1. In the figure below, label each cell with the appropriate symbols (X, Y) for the sex chromosome or chromosomes. For meiosis, show the cells in the mother on the left and the cells in the father on the right. Show fertilization for a zygote that will develop into a female on the left and a zygote that will develop into a male on the right.

    Meiosis

     

     

     

     

     

    Fertilization

     

     

     

    clipboard_e09885cfc89ad31f9cb15781bd21ddae8.png

     

    2. Complete this Punnett Square to show the inheritance of the sex chromosomes. Use X and Y to indicate the genetic makeup of the gametes and zygotes.

     

    clipboard_ec0cd4b91aa2c1092ac5ff0dde57de085.png

     

    3. Based on this Punnett Square, what percent of children would you expect to be male?

     

     

     

     

     

    4. To test this prediction, begin by writing down the initials of all the children your mother has had. Arrange these initials in order from the youngest to the oldest, indicating whether each was male or female.

     

     

     

    • Use this information and the information from the other students in your group to complete the upper rows of the table on the next page. Calculate the total number of children and the total number of males for your group, and give this information to your teacher.

     

     

     

     

    5. Complete the following table.

      Sex of Each Child Total Number of Children Total Number of Males % Males
      1st 2nd 3rd 4th 5th+      
    Your Mother's Children                
    Children of the Mother of Another Student in Your Group                
    Children of the Mother of Another Student in Your Group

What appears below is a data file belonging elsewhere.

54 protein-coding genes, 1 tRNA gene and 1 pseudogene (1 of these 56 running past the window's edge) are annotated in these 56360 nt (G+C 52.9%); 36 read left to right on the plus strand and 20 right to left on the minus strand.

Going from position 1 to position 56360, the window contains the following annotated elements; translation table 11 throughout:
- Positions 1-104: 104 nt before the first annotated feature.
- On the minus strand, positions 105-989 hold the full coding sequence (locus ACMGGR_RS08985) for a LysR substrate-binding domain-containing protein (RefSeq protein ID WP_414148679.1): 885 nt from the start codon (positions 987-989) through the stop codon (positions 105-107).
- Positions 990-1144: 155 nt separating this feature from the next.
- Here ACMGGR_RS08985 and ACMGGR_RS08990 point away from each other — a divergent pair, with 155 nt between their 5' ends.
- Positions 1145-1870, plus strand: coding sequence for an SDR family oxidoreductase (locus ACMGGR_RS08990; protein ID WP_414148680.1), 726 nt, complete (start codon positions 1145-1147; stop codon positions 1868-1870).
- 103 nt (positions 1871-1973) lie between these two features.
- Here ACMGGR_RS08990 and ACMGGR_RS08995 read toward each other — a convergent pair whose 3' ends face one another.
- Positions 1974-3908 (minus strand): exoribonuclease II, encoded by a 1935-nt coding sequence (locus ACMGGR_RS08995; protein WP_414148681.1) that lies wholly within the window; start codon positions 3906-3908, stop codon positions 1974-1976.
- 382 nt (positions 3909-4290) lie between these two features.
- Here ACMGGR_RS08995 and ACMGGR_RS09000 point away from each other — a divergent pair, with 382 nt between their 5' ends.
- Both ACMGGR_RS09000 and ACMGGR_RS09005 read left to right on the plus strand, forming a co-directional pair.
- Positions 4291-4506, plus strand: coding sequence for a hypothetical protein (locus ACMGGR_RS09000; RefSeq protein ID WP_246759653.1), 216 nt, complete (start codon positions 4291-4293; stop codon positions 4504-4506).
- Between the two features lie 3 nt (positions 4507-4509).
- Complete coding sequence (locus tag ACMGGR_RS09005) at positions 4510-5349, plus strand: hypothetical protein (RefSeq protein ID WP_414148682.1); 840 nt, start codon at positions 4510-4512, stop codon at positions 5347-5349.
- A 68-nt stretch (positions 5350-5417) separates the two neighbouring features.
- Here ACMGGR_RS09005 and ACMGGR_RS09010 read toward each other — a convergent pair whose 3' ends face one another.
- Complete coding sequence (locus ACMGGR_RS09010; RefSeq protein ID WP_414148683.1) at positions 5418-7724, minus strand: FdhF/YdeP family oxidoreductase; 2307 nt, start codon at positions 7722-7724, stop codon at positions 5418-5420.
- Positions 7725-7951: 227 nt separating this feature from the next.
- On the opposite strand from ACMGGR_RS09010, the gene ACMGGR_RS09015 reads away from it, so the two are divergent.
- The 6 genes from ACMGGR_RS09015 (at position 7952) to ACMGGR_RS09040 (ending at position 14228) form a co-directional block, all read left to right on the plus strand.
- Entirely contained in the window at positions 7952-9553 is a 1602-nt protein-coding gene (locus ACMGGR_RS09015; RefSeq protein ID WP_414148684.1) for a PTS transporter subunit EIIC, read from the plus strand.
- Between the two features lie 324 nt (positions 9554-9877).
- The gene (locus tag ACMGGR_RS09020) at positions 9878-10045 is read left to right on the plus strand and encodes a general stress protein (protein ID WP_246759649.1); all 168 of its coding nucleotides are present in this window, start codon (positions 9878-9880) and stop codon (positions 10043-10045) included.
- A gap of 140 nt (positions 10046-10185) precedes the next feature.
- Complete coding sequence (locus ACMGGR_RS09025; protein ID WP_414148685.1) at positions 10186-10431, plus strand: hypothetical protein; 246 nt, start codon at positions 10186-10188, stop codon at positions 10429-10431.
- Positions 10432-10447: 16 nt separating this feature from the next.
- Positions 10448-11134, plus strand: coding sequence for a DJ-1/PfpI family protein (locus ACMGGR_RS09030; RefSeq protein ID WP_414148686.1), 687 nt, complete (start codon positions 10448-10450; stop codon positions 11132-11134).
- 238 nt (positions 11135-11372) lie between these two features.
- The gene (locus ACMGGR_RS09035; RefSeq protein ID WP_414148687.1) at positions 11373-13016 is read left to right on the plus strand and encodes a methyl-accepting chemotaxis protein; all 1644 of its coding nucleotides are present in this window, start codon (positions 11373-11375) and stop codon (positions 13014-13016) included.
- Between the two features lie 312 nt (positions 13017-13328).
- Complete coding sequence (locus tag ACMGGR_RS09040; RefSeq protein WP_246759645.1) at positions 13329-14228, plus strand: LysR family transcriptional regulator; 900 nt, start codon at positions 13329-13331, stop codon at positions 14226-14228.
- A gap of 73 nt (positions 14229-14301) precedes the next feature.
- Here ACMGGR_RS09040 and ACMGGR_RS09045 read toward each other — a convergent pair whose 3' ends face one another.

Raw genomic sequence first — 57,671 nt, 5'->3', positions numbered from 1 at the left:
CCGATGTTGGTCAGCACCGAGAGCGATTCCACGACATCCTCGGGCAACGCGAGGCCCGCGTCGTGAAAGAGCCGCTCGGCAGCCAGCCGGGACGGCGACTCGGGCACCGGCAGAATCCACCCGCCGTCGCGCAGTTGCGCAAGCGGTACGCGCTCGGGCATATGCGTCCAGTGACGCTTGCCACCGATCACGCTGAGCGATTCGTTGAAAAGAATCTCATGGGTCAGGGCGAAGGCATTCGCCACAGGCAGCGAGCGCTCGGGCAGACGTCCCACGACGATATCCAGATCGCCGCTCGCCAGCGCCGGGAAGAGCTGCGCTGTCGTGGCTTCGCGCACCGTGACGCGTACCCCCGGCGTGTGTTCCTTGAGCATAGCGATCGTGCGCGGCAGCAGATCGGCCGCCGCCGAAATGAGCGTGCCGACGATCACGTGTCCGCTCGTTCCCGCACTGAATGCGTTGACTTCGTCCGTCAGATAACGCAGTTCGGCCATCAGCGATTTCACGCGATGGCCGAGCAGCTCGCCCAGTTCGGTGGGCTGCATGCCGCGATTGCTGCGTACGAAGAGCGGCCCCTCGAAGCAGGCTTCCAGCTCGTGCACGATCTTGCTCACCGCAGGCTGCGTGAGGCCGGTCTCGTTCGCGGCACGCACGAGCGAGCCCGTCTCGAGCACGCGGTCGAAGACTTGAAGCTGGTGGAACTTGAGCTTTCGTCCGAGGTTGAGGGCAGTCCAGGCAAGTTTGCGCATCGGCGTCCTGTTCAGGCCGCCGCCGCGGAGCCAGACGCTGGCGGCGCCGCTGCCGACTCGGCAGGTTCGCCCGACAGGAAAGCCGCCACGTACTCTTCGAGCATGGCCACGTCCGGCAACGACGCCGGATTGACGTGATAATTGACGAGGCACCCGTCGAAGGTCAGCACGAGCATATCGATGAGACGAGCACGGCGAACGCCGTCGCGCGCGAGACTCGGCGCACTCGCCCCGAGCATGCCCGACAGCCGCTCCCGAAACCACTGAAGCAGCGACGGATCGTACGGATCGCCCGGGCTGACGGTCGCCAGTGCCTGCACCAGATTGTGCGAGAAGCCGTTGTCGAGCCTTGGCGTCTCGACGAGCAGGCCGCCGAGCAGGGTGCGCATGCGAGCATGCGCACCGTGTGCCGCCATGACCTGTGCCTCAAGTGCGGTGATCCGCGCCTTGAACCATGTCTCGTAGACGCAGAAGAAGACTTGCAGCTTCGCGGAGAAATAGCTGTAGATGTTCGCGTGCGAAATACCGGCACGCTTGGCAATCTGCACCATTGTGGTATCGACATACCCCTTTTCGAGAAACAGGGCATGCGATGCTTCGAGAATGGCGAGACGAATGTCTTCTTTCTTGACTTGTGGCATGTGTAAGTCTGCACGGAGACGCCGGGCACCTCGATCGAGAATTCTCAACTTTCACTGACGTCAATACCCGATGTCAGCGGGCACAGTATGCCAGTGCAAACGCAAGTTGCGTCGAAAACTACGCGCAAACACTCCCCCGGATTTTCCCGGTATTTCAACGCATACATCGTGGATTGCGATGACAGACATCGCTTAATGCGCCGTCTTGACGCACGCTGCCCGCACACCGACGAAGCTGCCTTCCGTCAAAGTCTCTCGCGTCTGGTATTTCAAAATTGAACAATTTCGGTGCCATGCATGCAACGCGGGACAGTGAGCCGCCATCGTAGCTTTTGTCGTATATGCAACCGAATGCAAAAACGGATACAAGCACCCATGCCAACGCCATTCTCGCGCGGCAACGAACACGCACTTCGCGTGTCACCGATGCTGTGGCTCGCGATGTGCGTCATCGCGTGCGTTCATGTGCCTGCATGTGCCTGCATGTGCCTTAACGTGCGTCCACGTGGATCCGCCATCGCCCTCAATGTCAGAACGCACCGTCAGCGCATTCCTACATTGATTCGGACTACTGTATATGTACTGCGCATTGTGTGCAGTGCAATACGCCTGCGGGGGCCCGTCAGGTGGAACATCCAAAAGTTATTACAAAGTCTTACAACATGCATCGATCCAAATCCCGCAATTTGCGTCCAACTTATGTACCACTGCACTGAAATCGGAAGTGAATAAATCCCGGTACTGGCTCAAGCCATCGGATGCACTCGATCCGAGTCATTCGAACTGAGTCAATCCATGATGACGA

Children of the Mother of Another Student in Your Group                
    Totals for Your Group        
    Children of the Mother of All the Students in Your Class        
    Predicted Percent Male (based on Punnett Square)    

     

    6. Use your group's data and data from nearby student groups to answer the following questions.

    • If a mother's first child is a son, is the next child necessarily a daughter?

     

    • If a mother's first child is a daughter, is the next child necessarily a son?

     

    • If a mother's first two children are the same sex, is the next child necessarily the opposite sex?

     

    Notice that you cannot predict the sex of the next child based on the sex of the previous child or children. The reason for this is that the sex of each child depends on whether an X or Y sperm fertilized the egg, and this is not influenced by what happened during the fertilization that resulted in previous children.

     

    7. Compare the predicted percent male with the observed percent male for each mother who had two or more children. Use an arrow to indicate any of these families that had <33% male or >67% male (considered to be substantially different from predicted). Check the results for the other student groups that are near you.

    • Explain why the observed percent male differs from the Punnett square prediction in many families of two or more children.

     

     

     

     

     

    8. Your teacher will provide the class results to enter in the next-to-the-last row of table. Is the result for the whole class <33% male or >67% male (i.e. substantially different from the Punnett square prediction)? ___ yes ___ no

     

    Random variation in which sperm fertilizes which egg often results in differences between the observed percent male and the Punnett square prediction. However, random variation usually averages out in large samples, so the observed percent male is usually closer to the prediction.

     

    Pedigree Analysis